Nick BridgeCounsellor for Global Issues, Washington
I blogged recently about the potential for off-shore wind in South Carolina. So it's good to be able to switch to an even bigger UK story on the same theme (and throw in a bit of quirky British monarchical history for good measure).
First on the quirk, the seabed around the British coast used to be the private property of the reigning monarch. The Prince Regent (later King George IV) was one of the first to make the seaside fashionable in 1783 when he swam at Brighton to treat his gout, and later built the extraordinary Royal Pavillion near the seafront. These days neither the monarchy nor the Government own our off-shore waters. Instead they are managed independently by the Crown Estate who pay revenue on earnings to the Treasury and are accountable to Parliament.
Anyway, the UK is already the biggest off-shore wind producer in the world. And it has over a third of Europe's total off-shore wind potentially thanks to those huge westerly's that come in off the Atlantic. As Lord Drayson, UK Minister for Science, put it, "The UK is simply the place to be for wind energy: we've got the science, the engineering, the infrastructure, and the weather".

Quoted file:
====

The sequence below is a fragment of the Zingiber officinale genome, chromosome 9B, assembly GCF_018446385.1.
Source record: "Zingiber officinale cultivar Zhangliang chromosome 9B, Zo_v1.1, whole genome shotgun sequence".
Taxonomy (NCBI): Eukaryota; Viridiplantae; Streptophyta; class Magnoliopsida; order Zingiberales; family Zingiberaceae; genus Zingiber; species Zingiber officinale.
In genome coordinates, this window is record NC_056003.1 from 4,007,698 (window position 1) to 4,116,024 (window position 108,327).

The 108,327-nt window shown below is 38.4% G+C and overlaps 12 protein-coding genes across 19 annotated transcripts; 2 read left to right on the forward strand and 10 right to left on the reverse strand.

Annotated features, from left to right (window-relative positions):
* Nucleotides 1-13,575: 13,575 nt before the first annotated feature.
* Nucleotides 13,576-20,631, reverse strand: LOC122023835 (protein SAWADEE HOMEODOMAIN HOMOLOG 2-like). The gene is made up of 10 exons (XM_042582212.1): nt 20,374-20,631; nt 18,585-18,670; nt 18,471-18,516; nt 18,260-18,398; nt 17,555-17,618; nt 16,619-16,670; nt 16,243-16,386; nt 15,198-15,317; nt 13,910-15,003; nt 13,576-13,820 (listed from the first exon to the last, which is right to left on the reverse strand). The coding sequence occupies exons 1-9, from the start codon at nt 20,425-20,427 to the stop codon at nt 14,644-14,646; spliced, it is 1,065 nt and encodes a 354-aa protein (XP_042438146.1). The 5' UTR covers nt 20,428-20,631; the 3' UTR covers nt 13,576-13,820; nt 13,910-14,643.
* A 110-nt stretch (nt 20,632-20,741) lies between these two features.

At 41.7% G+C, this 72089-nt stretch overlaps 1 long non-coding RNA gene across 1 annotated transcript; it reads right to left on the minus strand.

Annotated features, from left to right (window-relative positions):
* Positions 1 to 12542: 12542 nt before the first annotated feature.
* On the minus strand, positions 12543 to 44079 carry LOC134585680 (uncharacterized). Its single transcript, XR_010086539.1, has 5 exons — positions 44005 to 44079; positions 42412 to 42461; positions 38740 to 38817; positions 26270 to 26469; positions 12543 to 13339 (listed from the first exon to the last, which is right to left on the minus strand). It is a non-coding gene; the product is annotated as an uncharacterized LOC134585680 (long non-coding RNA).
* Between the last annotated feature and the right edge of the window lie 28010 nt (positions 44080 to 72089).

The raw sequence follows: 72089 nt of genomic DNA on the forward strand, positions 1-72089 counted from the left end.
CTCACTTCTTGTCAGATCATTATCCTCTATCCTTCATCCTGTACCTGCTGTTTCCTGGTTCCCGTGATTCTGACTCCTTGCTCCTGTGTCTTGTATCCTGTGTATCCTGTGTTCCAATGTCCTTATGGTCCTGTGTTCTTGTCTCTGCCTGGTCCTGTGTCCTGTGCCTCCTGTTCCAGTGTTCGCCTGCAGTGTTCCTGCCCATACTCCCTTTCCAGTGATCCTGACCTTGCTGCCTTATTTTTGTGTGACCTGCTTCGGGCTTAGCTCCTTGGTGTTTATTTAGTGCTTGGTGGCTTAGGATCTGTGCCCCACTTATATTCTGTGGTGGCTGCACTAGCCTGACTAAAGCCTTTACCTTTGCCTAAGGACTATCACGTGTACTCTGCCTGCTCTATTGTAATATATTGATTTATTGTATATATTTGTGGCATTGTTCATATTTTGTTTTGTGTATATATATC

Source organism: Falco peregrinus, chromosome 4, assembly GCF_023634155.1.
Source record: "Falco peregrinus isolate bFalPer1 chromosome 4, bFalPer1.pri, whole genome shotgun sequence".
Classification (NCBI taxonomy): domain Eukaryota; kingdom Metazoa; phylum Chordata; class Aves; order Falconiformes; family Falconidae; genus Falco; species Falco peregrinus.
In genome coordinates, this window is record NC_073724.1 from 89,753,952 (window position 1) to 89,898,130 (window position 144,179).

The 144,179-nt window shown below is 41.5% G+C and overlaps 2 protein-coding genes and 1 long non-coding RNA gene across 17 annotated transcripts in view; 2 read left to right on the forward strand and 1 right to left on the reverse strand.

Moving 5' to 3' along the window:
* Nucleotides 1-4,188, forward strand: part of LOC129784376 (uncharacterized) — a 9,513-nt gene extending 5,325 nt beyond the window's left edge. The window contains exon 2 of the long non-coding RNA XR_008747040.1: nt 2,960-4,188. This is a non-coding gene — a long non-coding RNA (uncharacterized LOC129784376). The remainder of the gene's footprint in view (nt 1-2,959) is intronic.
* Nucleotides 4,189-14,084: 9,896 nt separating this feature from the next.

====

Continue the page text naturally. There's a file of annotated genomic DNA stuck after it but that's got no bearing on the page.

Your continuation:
Last week, the industry took another major step forward when the Crown Estate granted licenses to develop 9 new off-shore wind energy zones. Together the zones have the potential to provide 32GW of energy - enough, remarkably, for nearly every home in the UK. A Texas company, Fluor Corporation, will be developing one of the zones off the coast of Scotland.
Some of our less kind critics accuse the UK Government of contributing much of the hot air at international climate change meetings. We prefer to call it political leadership. But ultimately all that leadership is about is putting a proper value on the future, and the planet, and allowing this sort of investment - the most ambitious plan for off-shore wind the world has ever seen - to take place.